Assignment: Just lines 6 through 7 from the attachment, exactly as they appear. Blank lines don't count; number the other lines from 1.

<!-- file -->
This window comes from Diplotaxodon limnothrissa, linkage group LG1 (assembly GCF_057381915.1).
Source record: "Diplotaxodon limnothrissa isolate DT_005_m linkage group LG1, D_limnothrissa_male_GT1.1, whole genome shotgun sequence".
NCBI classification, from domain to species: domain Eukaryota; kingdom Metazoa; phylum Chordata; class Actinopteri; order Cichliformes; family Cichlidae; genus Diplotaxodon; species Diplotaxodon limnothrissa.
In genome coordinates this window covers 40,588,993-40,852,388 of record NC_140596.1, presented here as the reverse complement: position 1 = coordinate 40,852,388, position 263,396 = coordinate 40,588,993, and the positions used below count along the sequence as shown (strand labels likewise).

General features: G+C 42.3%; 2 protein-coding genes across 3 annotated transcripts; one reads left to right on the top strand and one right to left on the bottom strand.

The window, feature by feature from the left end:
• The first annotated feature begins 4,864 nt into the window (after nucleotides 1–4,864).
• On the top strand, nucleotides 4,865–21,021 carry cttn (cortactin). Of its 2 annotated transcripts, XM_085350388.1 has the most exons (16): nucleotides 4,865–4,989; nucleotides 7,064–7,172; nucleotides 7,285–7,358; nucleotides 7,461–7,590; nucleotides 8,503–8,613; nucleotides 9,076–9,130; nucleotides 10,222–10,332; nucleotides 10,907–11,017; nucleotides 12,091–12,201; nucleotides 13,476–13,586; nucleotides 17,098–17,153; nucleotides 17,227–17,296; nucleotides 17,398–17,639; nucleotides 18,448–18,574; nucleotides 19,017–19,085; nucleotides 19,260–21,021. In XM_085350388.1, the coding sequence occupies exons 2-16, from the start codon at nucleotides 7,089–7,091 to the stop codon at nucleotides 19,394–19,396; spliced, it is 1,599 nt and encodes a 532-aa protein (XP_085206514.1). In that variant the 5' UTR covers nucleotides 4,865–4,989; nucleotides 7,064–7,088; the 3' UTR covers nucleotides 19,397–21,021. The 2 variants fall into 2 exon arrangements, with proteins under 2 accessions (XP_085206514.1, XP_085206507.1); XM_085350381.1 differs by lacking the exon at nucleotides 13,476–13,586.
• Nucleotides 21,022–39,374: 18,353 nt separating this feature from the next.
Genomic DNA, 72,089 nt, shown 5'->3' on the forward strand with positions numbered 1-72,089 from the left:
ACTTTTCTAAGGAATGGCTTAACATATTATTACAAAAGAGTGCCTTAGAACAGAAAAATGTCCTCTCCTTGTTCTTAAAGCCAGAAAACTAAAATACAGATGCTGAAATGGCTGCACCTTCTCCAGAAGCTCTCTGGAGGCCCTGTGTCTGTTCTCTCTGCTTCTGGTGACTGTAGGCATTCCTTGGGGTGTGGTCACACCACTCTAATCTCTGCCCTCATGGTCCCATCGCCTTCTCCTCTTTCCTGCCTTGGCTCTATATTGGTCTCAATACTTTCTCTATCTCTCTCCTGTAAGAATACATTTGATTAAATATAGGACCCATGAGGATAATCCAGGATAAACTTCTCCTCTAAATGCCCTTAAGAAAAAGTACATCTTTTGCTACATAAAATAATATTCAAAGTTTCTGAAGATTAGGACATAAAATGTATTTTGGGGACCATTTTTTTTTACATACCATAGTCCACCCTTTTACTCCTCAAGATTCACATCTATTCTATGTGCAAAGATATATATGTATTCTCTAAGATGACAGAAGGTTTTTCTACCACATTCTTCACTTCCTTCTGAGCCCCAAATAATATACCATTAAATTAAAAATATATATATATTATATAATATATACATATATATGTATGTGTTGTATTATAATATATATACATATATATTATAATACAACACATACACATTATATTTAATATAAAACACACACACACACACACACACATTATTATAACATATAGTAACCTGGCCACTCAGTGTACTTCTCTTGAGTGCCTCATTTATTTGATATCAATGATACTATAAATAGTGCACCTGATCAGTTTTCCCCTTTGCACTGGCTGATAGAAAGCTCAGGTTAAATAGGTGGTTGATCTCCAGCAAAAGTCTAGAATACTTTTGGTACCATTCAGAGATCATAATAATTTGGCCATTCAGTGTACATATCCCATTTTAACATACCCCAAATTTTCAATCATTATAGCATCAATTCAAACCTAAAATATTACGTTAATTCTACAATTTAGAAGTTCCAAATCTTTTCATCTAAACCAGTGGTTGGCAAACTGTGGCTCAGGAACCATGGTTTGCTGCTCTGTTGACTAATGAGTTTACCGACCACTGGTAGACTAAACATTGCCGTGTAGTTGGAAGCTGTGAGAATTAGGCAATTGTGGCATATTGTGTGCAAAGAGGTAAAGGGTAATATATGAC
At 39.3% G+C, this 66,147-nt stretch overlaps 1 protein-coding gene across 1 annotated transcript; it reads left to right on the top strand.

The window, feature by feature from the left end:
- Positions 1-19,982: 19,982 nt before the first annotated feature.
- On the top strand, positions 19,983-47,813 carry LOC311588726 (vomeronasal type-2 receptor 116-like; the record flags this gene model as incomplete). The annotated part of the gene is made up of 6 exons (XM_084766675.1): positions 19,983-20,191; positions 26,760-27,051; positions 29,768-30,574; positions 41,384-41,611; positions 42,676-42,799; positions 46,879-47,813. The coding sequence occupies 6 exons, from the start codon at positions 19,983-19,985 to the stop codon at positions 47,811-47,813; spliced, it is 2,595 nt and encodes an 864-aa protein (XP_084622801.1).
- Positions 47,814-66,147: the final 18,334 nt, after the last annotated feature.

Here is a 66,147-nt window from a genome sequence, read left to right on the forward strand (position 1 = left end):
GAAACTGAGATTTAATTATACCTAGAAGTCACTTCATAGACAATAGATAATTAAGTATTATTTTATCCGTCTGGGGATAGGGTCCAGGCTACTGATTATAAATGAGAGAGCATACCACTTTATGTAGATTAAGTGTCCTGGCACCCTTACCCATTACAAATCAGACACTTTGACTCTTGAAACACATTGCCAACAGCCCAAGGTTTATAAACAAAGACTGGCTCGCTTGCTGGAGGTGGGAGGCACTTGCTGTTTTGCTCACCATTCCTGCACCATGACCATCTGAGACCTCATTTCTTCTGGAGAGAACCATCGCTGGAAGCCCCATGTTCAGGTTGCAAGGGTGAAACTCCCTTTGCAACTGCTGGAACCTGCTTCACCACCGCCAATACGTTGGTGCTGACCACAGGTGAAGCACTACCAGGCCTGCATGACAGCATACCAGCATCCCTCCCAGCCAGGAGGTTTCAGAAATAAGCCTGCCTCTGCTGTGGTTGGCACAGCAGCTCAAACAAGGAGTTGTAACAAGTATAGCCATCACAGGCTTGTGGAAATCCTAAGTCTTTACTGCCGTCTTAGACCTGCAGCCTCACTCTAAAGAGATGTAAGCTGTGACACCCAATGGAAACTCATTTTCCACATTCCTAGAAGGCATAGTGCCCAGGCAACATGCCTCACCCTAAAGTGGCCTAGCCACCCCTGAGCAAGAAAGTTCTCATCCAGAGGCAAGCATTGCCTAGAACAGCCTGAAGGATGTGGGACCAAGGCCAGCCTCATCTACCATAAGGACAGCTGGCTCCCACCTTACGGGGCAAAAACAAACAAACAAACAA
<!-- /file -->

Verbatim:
The window, feature by feature from the left end:
• The first annotated feature begins 4,864 nt into the window (after nucleotides 1–4,864).